In the first ad, this ad shows a man with his arms between the legs of two women. The women are only featured showing their backsides from the shoulders down, and they are both wearing revealing apparel to show display of their bare legs.

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This image tells the story of the beauty myth through the strong feelings invoked by the objectification of women in these ads. The quality called “beauty” objectively and universally exists. Women must want to embody it and men must want to possess women who embody it. (Goffman) The images produced in the Bacardi advertisements all display men surrounded by and interacting with women who fit the ideal standards of beauty in the United States. Most of the women in advertisements are white, thin, tan, and scantily clad. This ad shows that this is the ideal woman that men would like to socialize with and possess. I believe these advertisements are a negative portrayal of the body because it portrays a singular standard of beauty for woman. They also contribute to the objectification of women because the males in the ads are the dominant focus while the women portrayed as the objects of their desire.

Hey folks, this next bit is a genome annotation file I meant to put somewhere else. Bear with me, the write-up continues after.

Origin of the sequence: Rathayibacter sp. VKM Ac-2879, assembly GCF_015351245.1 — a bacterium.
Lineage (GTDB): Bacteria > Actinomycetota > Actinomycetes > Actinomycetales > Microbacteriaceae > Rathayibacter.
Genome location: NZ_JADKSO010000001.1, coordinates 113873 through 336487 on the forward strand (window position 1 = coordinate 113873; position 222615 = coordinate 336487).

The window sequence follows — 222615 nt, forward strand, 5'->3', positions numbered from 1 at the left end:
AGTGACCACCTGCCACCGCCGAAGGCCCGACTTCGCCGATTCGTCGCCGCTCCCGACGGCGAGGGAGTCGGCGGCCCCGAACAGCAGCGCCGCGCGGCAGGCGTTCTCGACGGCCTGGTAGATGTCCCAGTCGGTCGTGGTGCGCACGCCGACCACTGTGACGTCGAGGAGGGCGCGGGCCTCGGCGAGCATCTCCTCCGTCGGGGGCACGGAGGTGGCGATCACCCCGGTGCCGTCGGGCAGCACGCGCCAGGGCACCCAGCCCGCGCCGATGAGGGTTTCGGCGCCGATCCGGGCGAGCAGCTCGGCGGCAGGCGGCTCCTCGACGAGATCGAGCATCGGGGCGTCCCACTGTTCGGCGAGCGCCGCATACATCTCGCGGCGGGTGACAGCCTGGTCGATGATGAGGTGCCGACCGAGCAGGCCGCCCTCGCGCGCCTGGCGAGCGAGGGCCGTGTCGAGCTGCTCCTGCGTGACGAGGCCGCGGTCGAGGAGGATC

The second ad, shows a woman dressed in a revealing bikini posed in a way that seems as if she is dancing with her eyes closed. Behind her, there is a clothed man who smiles and stares at her dancing. She is a thin, light-skinned woman who portrays the ideals of beauty. These images reinforce the ideals and standards of beauty that is created out of a male dominated society, referring to the genderism theory. The ad shows that the woman in the ad is an ideal of beauty that men, like the male gazer, would like to see in a woman. The text that reads, “Catch of the Day,” also conveys that women are to be viewed only as an object that you can win over at least for today with the possibility of catching something new tomorrow. In this perspective, women are objects that can be pursued, used, and then simply discarded.